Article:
Carnegie Mellon’s University Libraries have organized and preserved 347 boxes of records from the Mellon Institute of Industrial Research, one of the nation’s premier independent research centers, making the records more widely discoverable and available to researchers.
“No one has written a comprehensive history on the Mellon Institute, how it factored into the larger industrial research ecosystem or its contributions to science,” said Project Archivist Emily Davis, who led the digitization effort. “With the breadth of scientific and cultural news that are captured in these pages, these documents will be of interest to historians as well as people who want to learn about family members who worked there.”
For decades, companies without in-house “research and development” laboratories relied on the scientists and engineers of Pittsburgh’s Mellon Institute of Industrial Research to conduct cutting-edge scientific experimentation on their behalf.
In 1967, the Carnegie Institute of Techology merged with the Mellon Institute to become what is now known as Carnegie Mellon University. The institute’s building is now home to the Carnegie Mellon’s Mellon College of Science.
Since its inception in 1913, the Mellon Institute engaged the brightest scientific minds of its time to develop, test and refine new chemical, biological and materials science innovations on behalf of its corporate partners. In the process, the institute defined the profession of sponsored research, spun off successful companies such as the Dow Corning and Union Carbide corporations, and developed industry-changing technologies. It also prepared hundreds of new scientists for careers in industrial research.
Over 650 novel processes and products were invented or developed as a result of the institute’s industrial fellowship program. Through this program-created by chemist and professor Robert Kennedy Duncan and financially supported by Pittsburgh financiers Andrew W. Mellon and Richard B. Mellon-the institute solved the immediate needs of industry by employing trained scientists to investigate its problems.
“In addition to groundbreaking developments such as gas masks used in World War I, many common consumer items that we interact with every day were developed at the Mellon Institute,” Davis said. “This includes products such as breakfast cereals, fertilizers, glues, inks, skinless hot dogs, frozen orange juice, razor blades and fluoride.”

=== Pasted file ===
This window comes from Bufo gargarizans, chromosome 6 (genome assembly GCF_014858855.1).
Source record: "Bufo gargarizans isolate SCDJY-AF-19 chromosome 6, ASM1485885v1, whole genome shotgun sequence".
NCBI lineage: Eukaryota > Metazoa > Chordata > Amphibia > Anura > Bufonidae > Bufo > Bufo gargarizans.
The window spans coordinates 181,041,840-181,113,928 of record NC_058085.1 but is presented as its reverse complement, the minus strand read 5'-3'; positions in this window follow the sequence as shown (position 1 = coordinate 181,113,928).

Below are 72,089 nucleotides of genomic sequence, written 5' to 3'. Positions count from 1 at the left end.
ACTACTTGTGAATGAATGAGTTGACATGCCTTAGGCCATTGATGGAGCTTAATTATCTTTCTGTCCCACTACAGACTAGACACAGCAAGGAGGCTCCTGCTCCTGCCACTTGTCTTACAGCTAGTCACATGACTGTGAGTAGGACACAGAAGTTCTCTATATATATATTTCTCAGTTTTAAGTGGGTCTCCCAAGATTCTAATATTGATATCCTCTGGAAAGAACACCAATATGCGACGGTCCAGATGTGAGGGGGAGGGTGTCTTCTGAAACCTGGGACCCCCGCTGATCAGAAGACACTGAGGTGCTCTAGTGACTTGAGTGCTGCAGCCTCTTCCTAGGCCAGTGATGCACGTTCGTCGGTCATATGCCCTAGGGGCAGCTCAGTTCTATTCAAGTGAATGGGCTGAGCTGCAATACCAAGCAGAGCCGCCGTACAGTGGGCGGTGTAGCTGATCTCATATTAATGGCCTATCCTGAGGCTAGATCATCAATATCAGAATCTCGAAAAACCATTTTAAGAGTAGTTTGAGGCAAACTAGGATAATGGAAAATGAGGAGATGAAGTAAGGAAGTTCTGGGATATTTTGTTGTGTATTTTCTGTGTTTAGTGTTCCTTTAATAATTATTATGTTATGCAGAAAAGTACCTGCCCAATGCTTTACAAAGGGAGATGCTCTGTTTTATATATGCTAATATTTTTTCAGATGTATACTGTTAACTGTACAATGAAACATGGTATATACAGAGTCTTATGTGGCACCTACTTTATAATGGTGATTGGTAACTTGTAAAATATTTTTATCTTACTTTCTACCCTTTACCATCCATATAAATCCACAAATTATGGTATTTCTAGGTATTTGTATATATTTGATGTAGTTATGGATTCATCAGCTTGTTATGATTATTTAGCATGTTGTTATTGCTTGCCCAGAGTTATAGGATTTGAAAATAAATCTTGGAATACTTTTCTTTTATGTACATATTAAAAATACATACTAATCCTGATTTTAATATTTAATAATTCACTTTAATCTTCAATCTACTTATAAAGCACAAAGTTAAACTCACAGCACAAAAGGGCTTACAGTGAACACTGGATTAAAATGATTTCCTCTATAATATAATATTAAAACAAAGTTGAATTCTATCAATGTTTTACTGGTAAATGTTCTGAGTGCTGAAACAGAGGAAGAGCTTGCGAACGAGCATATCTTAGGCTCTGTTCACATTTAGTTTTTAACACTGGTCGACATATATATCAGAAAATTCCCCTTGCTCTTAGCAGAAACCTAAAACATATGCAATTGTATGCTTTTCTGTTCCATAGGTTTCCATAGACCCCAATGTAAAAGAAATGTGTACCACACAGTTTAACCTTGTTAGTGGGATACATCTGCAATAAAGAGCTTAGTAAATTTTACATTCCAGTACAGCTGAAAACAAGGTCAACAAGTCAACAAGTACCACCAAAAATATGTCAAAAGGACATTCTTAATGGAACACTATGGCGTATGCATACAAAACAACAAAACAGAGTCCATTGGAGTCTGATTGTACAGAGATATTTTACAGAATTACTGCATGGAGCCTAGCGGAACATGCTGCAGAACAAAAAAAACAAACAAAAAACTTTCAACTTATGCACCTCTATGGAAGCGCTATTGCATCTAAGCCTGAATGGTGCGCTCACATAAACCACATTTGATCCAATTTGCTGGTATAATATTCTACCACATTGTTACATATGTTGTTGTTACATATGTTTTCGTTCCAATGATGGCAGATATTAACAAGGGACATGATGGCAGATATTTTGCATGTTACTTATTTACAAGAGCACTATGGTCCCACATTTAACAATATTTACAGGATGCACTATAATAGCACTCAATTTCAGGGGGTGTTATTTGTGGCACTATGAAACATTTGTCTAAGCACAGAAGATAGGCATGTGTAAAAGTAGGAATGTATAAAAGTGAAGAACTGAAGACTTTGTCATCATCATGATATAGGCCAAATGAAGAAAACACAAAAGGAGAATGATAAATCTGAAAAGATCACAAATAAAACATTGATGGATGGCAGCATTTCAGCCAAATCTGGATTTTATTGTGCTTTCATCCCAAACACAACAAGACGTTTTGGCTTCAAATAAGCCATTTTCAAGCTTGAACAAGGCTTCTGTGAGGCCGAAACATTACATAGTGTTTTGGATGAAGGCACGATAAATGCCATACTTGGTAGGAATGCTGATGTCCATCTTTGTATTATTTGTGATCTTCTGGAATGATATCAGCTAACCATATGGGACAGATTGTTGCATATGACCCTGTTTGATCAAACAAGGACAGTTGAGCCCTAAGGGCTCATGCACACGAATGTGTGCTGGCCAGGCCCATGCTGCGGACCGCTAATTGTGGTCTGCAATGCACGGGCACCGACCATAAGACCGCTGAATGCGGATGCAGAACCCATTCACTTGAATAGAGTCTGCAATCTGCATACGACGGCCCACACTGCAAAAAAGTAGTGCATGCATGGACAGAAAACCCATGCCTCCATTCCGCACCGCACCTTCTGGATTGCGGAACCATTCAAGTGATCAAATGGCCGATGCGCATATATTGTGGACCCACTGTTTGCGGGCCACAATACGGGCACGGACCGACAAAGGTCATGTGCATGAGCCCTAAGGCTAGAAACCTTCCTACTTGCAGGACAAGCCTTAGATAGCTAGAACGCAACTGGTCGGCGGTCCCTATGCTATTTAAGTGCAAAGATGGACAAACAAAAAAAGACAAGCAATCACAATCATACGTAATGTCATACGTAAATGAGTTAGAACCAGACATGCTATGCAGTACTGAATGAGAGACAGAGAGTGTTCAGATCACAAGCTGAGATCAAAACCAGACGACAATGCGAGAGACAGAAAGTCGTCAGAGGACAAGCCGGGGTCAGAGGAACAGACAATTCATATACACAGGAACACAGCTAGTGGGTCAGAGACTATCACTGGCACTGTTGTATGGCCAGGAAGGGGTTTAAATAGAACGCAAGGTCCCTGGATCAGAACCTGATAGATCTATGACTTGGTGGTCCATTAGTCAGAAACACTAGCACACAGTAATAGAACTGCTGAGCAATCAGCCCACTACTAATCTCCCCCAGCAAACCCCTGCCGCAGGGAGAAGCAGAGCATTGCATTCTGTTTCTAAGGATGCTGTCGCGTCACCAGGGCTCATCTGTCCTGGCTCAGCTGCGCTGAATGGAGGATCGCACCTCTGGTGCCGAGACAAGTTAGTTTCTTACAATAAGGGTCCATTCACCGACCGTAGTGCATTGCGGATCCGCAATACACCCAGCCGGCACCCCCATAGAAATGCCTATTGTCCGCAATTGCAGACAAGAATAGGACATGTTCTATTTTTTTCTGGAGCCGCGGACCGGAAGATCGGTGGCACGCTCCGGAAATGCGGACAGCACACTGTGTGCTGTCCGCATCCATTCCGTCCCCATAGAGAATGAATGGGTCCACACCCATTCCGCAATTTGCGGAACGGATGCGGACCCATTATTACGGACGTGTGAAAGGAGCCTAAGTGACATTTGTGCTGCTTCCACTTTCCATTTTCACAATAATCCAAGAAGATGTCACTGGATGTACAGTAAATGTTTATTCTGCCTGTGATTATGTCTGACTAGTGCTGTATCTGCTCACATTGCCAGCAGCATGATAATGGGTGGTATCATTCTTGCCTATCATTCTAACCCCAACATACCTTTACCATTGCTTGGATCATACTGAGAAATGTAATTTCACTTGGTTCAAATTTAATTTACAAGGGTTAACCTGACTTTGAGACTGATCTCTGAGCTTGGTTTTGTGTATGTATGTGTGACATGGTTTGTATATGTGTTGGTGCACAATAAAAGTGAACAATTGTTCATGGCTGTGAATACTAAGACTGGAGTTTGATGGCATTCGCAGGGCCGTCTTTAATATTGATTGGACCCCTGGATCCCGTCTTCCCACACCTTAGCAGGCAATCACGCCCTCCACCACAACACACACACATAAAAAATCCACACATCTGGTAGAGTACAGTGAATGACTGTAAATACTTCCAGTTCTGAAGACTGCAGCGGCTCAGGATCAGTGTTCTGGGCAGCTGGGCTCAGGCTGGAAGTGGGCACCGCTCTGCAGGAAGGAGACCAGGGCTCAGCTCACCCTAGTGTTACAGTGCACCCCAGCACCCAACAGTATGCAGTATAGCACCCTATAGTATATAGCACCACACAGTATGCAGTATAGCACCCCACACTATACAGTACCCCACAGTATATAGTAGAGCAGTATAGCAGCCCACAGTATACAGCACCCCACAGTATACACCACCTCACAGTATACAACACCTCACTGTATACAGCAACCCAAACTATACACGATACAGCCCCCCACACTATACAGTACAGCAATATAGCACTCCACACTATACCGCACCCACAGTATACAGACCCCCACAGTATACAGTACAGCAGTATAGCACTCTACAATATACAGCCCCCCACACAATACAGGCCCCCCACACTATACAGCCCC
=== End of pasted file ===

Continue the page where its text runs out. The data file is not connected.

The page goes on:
The fellows also conducted numerous studies into Pittsburgh’s air quality issues and concerns surrounding the occupational health of lab and factory workers. Four researchers associated with the Mellon Institute have been awarded Nobel Prizes.
Davis worked with colleagues in the Library’s Digitization Projects Division to scan and create metadata for two bodies of materials that tell the story of the institute: Annual Reports from the years 1914-1967 and the institute’s newsletters, “Toot-Toot” (1916-1917), “R.K.D. Bulletin” (1918-1919), “Mellon Institute News” (1937-1971), “RKD Club Columns” (1972-1974), and “Mellon Columns” 1975-1980. To make the content searchable, which enhances findability and improves accessibility, the Digitization Projects team also ran OCR software on all 26,800 pages to convert the printed text into digital text.
Both bodies of materials will give new insight into the operations of the institute. The Annual Reports outline which companies sponsored the research and summarize the activities and accomplishments of each fellowship, while the newsletters provide a window into the culture of the Mellon Institute, containing information such as hirings, retirements and rankings for the bowling and basketball teams, as well as updates from former scientists on marriages, deaths, and conference presentations. The first newsletter was published during World War I to keep members who were enlisted connected to the institute.